The IoT opportunity

Diverse organisations are realising that IoT could transform the way that they work. Christophe Fourtet, co-founder of Sigfox discusses the merits of merging the physical and digital worlds

The Internet of Things (IoT) spans a vast number of industries and use cases, ranging from individual devices to huge cross-platform deployments of embedded technologies and cloud systems, interconnecting in real-time. Linking this together are a combination of legacy and emerging communication protocols that enable sensors, devices and servers to communicate with each other in evermore interconnected ways.

Some IoT service providers and network operators have publicly released the specifications of their radio protocols for connected objects. The advantages of this, not only for the IoT community but for industry as well are far reaching. But the simple fact is that more people are likely to interact with the technology and ultimately, to integrate and benefit from it, if they have greater access and visibility, can develop a thorough understanding of the capabilities, and are able to experiment with different applications.

Much like Bluetooth technology met with resistance when it first emerged because business managers misunderstood its purpose and were wary that it might interfere with the big investments they'd made in GSM, the industrial community might shy away from evolving their business models and integrating IoT technology, if they don't fully understand it. However, when Ericsson decided to publicly open the Bluetooth certification and created a Special Interest Group, it was immediately able to accelerate the creation of solutions and integrated circuits because people could look at the system in a different way which allowed Bluetooth technology to be integrated into 3G mobile phones.

In a bid to establish a standard like Bluetooth that helps power IoT devices, apps and applications, the opening of radio specifications for connected objects is a so-called classic step in its establishment. By putting specifications in the public domain, network operators hope to allow open source implementations and create more opportunities for developers and manufacturers of connected objects, leading to a boom in the number of objects connected to our networks and a growing IoT ecosystem.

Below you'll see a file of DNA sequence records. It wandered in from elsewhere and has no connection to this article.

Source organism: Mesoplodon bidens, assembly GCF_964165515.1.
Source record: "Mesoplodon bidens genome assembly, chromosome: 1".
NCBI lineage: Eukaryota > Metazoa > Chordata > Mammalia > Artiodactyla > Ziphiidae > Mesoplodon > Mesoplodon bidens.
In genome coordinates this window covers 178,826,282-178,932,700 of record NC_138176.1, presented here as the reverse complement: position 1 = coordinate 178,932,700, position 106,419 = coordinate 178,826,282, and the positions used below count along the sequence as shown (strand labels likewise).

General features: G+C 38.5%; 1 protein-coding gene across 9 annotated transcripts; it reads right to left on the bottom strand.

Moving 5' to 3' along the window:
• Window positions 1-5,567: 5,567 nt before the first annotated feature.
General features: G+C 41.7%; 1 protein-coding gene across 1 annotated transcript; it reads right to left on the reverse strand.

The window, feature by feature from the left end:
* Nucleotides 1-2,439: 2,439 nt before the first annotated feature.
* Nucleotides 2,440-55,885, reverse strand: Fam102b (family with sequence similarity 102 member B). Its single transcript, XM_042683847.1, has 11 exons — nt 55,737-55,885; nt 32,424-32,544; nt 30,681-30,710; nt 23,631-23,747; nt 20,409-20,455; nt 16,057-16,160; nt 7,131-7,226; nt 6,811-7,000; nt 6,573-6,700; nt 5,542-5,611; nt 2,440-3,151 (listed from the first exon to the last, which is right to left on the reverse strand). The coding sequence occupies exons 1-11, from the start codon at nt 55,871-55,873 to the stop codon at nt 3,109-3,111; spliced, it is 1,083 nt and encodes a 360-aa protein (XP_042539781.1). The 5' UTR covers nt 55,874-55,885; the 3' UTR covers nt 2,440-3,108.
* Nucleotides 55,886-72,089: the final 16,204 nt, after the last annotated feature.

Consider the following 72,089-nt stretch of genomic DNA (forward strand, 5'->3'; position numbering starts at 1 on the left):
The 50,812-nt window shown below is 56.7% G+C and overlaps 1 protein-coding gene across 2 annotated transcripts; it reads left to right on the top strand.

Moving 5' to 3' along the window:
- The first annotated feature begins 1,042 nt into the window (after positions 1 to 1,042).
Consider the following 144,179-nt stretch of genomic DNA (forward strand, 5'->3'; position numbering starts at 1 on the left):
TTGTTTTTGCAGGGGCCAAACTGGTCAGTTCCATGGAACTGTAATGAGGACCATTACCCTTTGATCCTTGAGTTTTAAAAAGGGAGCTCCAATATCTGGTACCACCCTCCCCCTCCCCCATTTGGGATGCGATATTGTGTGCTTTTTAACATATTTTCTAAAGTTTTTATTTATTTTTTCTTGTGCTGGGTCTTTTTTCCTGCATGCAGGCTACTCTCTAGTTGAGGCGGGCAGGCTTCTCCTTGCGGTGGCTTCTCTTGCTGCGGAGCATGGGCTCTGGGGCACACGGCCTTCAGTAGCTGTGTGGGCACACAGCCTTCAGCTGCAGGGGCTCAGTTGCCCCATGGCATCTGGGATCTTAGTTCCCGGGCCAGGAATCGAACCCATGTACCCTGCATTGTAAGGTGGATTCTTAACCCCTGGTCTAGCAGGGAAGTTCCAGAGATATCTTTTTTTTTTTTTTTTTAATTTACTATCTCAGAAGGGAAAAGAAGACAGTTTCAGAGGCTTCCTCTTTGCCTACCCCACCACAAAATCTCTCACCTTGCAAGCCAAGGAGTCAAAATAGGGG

This will not only encourage B2B industries from supply chain and logistics through to agriculture to experiment, but more local or consumer-oriented use cases as well. It will also enable academic and research communities to gain a greater understanding of the technology, engage with it, and encourage the next generation of engineers to participate in the evolution of the protocols.

Opening up the protocols also makes the technology more discoverable. Large companies considering acquiring it will first put in place a group of experts to do their technical due diligence. This involves looking at the detail of what is available in the marketplace that meets the company's specifications. If a protocol isn't open, they are less likely to include it in their findings, putting that technology and possibly the organisation at a disadvantage.

IoT is not Facebook or Twitter. Yes, we are playing with emerging digital technologies and artificial intelligence but, at its core, it's about solving physical, day-to-day problems for customers in traditional industries - and there are millions of problems to solve that are all very different. They could be logistical or production problems, or security issues. Only by increasing the number and variety of people interacting with the technology can we discover what is truly possible. As with all experimentation there will be some casualties, but without it, the evolution of the IoT ecosystem will undoubtedly be too slow.

IoT is enabling the physical and digital worlds to merge. By strengthening and widening our community, more and more individuals and businesses will be able to acquire the data they need to optimise their processes at a low cost that promotes profit. NC